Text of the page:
Guantanamo Bay has become one the most infamous places on earth. In the United States and across much of the globe many see Guantanamo Bay as synonymous with everything wrong with the Bush Administration's "War on Terror:" habeas corpus violations, human rights violations and torture
Few, however, have any sense of the history of Guantanamo Bay, how the United States came to own a piece of Cuba, and how that naval base has functioned over the past century.
Stephen Irving Max Schwab seeks to uncover and give voice to the complete history of the installation that is largely absent from historical scholarship and political debate.
The work begins by recounting the rise of the United States Navy and the role of Theodore Roosevelt in its ascent. Roosevelt was fascinated by naval power and pressed for Americans to update the naval fleet and other naval technologies. During the last two decades of the nineteenth century, presidential administrations, Republican and Democratic, supported strengthening the navy. Government officials recognized the importance of naval bases in strategic positions in the Caribbean, primarily in order to facilitate growing trade to emerging markets. Schwab positions the decision to pursue a naval base at Guantanamo in this process of creating a stronger U.S. Navy; a base at Guantanamo would help ensure, in Roosevelt's mind, the creation of a modern and more well-rounded military with an enduring presence in the Caribbean (27).
The opportunity to create such a naval presence in the Caribbean came when the United States invaded Cuba – then a Spanish colony - in the summer of 1898. The Spanish-American War enabled the United States to establish the permanent military base at Guantanamo.
Across the twentieth century, Guantanamo's many uses have included being a coaling station, a ship repair point for the American naval fleet, a naval launching point into the treacherous Atlantic during the Second World War, a point from which to facilitate hurricane relief throughout the Caribbean, and as an incarceration center for suspected terrorists.
Along with these functions, Schwab argues that Guantanamo was a sight of mediation from its earliest days, and that that role took on new importance in the middle of the twentieth century because the base was one of the only places that the United States and Cuba were able to engage each other during the years after the 1959 revolution in which the Castro brothers rose to power. It continues to be a place of mediation to the present day as one of the few places Cubans and Americans interact on a regular basis.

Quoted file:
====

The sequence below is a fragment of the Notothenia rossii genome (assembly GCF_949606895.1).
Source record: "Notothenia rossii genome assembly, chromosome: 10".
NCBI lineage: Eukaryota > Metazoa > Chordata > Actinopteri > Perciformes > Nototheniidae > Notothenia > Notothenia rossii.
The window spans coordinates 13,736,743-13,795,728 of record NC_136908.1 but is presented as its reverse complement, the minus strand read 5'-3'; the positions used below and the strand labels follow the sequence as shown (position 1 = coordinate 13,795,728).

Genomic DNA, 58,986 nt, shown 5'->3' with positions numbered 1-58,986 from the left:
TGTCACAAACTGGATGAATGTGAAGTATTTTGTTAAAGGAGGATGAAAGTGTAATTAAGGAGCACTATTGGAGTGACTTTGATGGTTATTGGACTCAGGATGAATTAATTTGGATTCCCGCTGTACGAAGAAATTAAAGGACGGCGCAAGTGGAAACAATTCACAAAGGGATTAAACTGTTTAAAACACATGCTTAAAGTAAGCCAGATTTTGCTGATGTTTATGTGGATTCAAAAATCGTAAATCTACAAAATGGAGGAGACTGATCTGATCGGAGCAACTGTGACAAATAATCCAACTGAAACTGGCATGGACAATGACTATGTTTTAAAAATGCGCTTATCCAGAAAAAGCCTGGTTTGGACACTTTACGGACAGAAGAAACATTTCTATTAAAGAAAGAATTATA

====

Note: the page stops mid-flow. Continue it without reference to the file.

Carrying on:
Not surprisingly, the majority of the book is devoted to the first six decades of the twentieth century. During the Cold War, Americans viewed Cuba with trepidation. The revolution of 1959 ensured the institution of a communist regime that was frightening to the United States. (186). Two of the eight chapters are reserved for the history of Guantanamo during the height of the Cold War, under the Eisenhower, Kennedy, and Johnson administrations. Schwab's treatment of the Cuban missile crisis in 1962 is surprisingly cursory, though he acknowledges it played only a minor role in those events. More than anything, Guantanamo functioned as an annoyance to Castro who demanded normalized relations between the U.S. and Cuba, the American presence at Guantanamo had to cease immediately (210).
Although much of the work is concentrated during the middle of the twentieth century, Schwab does not neglect bringing the story to the present. It continues to be a place of mediation even though relations between the US and Cuba remain strained. Today, Guantanamo is the only place on the island of Cuba that one can watch television beyond the state sponsored channels, American television that has even helped some of the Cuban workers at Guantanamo learn English (14).
Guantanamo, USA's publication in late 2009 contributes to the current debate about Guantanamo, one discussed extensively in the last presidential election. Many Americans perhaps would be surprised to learn that the terms of the debate have changed, but that debate about Guantanamo is anything but new. This enlightening work helps the reader better understand the role of Guantanamo in American and Cuban history. Schwab should be applauded for his efforts to uncover the largely misunderstood or forgotten story of the American presence in Cuba – a presence that has often been met with highly critical stances. He should also be applauded for his engaging, readable, and detailed writing style. His clear voice speaks authoritatively about Guantanamo, filling a void he believed troublesome. Clearly Schwab researched this topic thoroughly and has produced a masterfully written narrative useful to historians and the interested public at large.